February 17, 2017
Caroline Riedl as next Technical Coordinator of the COMPASS experiment at CERN
Caroline Riedl was elected by the COMPASS collaboration board as next Technical Coordinator of the COMPASS experiment at CERN. Her term will start in July 2017. It will cover the no-beam period of "change-over" in fall / winter 2017/2018 during that the experiment's target region will be entirely modified to prepare for the second COMPASS Drell-Yan run in 2018 with a negatively charged pion beam: a transversely polarized ammonia target employing dynamic nuclear polarization, and a hadron absorber to stop all particles except for muons. In 2017, COMPASS is running with negatively or positively charged polarized muon beams and an unpolarized long liquid hydrogen target.
February 17, 2017
Caroline Riedl awarded Blue-Waters Campus Allocation for COMPASS data production
On November 27, 2016, Caroline Riedl was awarded an Illinois Blue Waters allocation for the duration of one year and 200,000 node hours to continue the evaluation of COMPASS data production on the Blue-Waters supercomputer. The UIUC team consisting of PI Riedl, postdoctoral researcher Vincent Andrieux, graduate students Marco Meyer and Robert Heitz, and Professor Matthias Grosse Perdekamp together with collaborators from other COMPASS institutions launch mass productions of COMPASS experimental and simulated data on Blue Waters. Per year of data taking, the COMPASS experiment at CERN accumulates more than 2.5 petabytes of experimental and simulated data. In a previous exploratory phase on Blue Waters in 2016, Dr. Riedl and her UIUC team had successfully tested data transfers between CERN and Blue Waters and mass productions on Blue Waters and had demonstrated that Blue Waters can significantly speed up (in the case of experimental data "tracking") and improve (in the case of simulated Monte-Carlo data) COMPASS data production.
February 16, 2017
Professor Yang Awarded NSF Career Award
We are excited to announce that Prof. Liang Yang has been awarded an NSF Career Award for the period 2017-2021 in the amount of $750k. This is a very competitive NSF-wide program that “offers the National Science Foundation's most prestigious awards in support of early-career faculty who have the potential to serve as academic role models in research and education and to lead advances in the mission of their department or organization.” Prof. Yang will use the support primarily for work associated with EXO-200, the ground-breaking Xe-136 neutrinoless double beta decay experiment for which he serves as co-spokesperson. The focus will be on data-taking and analysis over the next few years as the collaboration works to improve, in particular, the energy resolution of the experiment. In addition to providing one of the most stringent constraints on the existence of so-called Majorana neutrinos (neutrino is its own anti-particle), EXO-200 also serves as a test bed for a possible tonne-scale experiment currently being planned by the community. Congratulations Liang!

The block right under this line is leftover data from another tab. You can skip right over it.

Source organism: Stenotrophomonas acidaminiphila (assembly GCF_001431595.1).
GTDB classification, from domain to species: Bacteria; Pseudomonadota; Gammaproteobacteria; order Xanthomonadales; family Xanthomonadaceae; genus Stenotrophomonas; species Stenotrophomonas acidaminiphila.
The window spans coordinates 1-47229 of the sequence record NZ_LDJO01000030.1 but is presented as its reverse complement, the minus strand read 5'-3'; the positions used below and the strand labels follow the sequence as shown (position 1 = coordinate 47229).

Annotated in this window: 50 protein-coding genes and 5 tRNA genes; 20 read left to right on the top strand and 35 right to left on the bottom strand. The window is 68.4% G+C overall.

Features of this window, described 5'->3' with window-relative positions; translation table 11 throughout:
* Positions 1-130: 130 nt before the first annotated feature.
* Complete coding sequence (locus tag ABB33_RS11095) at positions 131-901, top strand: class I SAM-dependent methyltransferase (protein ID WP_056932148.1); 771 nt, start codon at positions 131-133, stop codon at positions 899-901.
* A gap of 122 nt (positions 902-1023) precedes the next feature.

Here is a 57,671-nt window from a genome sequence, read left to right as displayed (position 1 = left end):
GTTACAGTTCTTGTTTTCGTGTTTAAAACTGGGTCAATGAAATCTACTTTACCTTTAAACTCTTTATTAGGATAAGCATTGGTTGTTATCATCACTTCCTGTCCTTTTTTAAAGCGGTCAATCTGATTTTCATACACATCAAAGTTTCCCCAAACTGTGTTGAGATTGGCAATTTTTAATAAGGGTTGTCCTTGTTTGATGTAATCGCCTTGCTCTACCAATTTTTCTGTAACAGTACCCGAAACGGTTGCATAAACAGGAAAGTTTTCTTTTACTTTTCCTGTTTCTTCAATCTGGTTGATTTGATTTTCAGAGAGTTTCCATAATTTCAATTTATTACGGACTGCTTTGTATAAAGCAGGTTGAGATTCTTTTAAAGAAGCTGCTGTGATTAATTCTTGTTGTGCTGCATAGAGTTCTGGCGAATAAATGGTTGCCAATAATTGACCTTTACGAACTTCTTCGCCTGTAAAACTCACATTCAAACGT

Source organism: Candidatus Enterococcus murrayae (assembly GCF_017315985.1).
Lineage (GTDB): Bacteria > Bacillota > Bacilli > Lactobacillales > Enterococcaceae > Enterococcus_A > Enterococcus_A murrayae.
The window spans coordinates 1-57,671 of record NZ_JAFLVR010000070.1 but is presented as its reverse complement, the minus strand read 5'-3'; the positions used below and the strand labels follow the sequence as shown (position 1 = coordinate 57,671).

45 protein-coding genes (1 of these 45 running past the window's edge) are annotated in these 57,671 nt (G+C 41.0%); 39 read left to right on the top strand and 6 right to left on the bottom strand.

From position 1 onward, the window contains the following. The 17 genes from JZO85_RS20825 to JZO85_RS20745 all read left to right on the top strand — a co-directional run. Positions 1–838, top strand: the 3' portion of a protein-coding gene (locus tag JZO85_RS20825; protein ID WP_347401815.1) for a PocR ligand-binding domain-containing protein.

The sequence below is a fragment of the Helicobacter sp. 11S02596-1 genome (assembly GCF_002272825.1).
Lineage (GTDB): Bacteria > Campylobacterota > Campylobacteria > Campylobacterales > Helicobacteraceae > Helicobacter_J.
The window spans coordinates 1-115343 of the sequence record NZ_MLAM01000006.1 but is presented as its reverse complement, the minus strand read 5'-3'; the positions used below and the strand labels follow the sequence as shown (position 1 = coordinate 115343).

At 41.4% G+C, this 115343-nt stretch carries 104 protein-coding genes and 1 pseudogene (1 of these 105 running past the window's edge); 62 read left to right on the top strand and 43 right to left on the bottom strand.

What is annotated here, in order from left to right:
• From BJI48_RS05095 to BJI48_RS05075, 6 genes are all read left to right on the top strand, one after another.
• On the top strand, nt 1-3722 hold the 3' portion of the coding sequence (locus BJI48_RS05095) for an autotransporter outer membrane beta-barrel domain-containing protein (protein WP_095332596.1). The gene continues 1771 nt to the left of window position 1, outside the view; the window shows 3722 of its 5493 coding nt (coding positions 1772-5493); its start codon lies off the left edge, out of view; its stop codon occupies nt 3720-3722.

January 26, 2017
New Arrivals at NPL
Over the past week, we have taken delivery of two precious shipments with materials from opposite ends of the periodic table. About 200 standard liters of helium-3, valued at something like $200k, arrived on loan from ORNL. It will be used for the nEDM dilution refrigerator and will enable us to reach temperatures of about 0.25 K above absolute zero with the relatively high cooling power of 75 mW. The 3He is used because when it evaporates from a mixture with ordinary helium, it cools the remaining liquid. We also received the first half of a shipment of about half a ton of tungsten powder for the next round of prototypes for the sPHENIX calorimeter. Tungsten, a dense metal, is used because it can stop particles, especially photons, in relatively short distances. The powder will be combined with scintillating fibers to construct the 96 elements of a single ‘module’ for the full detector. Both the dilution refrigerator and the calorimeter prototype will be built and tested at NPL in the coming few months.